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Today's News

  • LANL Director McMillan announces plans to retire

    Los Alamos National Laboratory Director Charlie McMillan announced Tuesday his plans to retire at the end of year.
    McMillan informed LANL employees during an in-person, all-employee meeting, according to a release.

    “It has truly been an honor and a privilege to serve as your Director these past six years. Every day, I have been in awe of the people of this great Laboratory and what we have been able to contribute to this nation’s security,” McMillan told employees, according to the release.

    “Charlie McMillan has led Los Alamos National Laboratory with a rare combination of commitment, intelligence and hard work,” said Norm Pattiz, Chairman of Los Alamos National Security, LLC (LANS), the management and operations contractor for the lab. “Because of his passion for the Lab, its missions and its people, he agreed to stay on as Director at the Board’s request, past his originally planned retirement date. We appreciate Charlie’s commitment and believe he has put this iconic institution in a strong position to continue serving the country for many years to come.”

  • Atomic City Update: LAHS soccer teams off to their best starts this decade

    I’d like to take a moment to acknowledge the strong starts of the Los Alamos High School soccer teams, which are both off to their strongest starts this decade.

     

    Heading into the season, expectations for both programs were sky-high, as they were both coming off appearances in the semifinal round of the state championship tournaments last year and appearances in the championship games the year before. 

     

    Somehow, both teams have exceeded expectations to this point and appear to be strong state championship contenders.

     

    The girls have been making it look easy in the early going, forcing the mercy rule to be activated in two of their first five games. In New Mexico, that happens when a team is leading by 10 goals in the second half. 

     

    In other words, the girl’s soccer team has not just been beating their opponents. They have dominated them. Their first game against Santa Fe High School ended 10-0 with more than 10 minutes left in the game. Their third game against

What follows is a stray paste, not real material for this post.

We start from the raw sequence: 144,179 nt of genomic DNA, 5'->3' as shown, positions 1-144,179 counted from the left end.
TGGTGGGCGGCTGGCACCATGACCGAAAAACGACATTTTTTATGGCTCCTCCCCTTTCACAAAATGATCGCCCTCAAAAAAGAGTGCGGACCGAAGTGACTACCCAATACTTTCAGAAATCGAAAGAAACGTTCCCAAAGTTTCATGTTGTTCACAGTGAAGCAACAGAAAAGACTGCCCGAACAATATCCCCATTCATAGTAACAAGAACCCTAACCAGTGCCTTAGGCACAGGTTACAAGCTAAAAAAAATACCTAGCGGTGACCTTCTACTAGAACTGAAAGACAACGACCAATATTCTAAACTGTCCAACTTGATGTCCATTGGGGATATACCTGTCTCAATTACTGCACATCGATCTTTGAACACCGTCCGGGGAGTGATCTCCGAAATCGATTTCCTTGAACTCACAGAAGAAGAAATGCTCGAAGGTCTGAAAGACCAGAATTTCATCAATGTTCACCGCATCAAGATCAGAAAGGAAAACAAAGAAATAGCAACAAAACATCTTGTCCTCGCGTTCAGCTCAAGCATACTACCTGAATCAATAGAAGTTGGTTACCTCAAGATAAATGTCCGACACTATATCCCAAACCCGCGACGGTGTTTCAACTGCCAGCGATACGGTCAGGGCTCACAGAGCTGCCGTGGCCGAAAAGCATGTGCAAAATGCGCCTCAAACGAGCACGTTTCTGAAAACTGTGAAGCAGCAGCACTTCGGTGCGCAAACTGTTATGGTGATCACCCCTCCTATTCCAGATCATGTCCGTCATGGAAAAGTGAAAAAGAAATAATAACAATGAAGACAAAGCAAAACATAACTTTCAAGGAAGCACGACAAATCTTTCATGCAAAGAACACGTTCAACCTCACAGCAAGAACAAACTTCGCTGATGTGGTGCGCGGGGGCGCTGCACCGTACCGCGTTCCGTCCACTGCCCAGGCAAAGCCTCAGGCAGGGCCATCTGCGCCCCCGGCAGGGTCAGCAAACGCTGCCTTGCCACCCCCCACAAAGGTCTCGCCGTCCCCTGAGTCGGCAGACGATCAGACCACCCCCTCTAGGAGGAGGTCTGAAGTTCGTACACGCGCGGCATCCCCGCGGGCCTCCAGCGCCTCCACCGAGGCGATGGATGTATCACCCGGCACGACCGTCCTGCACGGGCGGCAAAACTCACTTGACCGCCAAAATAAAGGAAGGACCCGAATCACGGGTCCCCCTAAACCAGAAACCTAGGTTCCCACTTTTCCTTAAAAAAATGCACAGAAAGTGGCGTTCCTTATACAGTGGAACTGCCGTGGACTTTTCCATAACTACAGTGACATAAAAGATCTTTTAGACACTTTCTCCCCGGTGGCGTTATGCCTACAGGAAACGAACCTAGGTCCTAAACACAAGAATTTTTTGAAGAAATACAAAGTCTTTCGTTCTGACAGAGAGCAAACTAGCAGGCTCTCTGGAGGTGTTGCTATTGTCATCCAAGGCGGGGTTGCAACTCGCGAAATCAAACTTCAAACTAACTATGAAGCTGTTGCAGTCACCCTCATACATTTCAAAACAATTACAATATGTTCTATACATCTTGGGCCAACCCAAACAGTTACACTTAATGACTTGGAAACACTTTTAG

Grants High School ended 13-3 with time remaining in the second half. 

     

  • New Mexico students plan 'walk out' over DACA decision

    ALBUQUERQUE (AP) — Students in the most Hispanic state in the U.S. are planning a massive walk out in reaction to the Trump's Administration's decision to end Obama-era immigrant protections.
    Activists say students in high schools across Albuquerque, New Mexico, are planning to walk out of class Tuesday to protest the administration's announcement it would wind down a program protecting young immigrants from deportation.
    Attorney General Jeff Sessions on Tuesday called the program known as DACA as an "unconstitutional exercise of authority by the executive branch."
    He says the Trump administration is urging Congress to find an alternate way to protect young immigrants brought into the country illegally as children.
    The advocacy group, the New Mexico Dream Team, called the decision a "cowardly and erroneous move."
     

  • LANL Director Charles McMillan announces plans to retire at end of year

    Los Alamos National Laboratory Director Charles McMillan announced Tuesday his plans to retire at the end of year.

    McMillan informed LANL employees during an in-person, all-employee meeting, according to a release.

     “It has truly been an honor and a privilege to serve as your Director these past six years. Every day, I have been in awe of the people of this great Laboratory and what we have been able to contribute to this nation’s security,” McMillan told employees, according to the release.

    “Charlie McMillan has led Los Alamos National Laboratory with a rare combination of commitment, intelligence and hard work,” said Norm Pattiz, Chairman of Los Alamos National Security, LLC (LANS), the management and operations contractor for the lab. “Because of his passion for the Lab, its missions and its people, he agreed to stay on as Director at the Board’s request, past his originally planned retirement date. We appreciate Charlie’s commitment and believe he has put this iconic institution in a strong position to continue serving the country for many years to come.” 

  • Police Beat 9-3-17

    Police Beat items are compiled from public information contained in Los Alamos Police Department Records. Charges or citations listed in Police Beat do not imply innocence or guilt. The Los Alamos Police Department uses the term “arrest” to define anyone who has been physically arrested, served a court summons, or issued a citation.

    Aug. 22
    9:40 a.m. — An individual reported two holes were drilled into the gas tank of a van near La Vista Church.

    9:45 a.m. — Police arrested two juveniles at LAHS. One individual was arrested for drug possession and possession of drug paraphernalia. The other individual was arrested for possession of drug paraphernalia.

    11:09 a.m. — Brandon Garcia, 41, of Española was arrested on a two magistrate court bench warrants and also a district court warrant.

    Aug. 23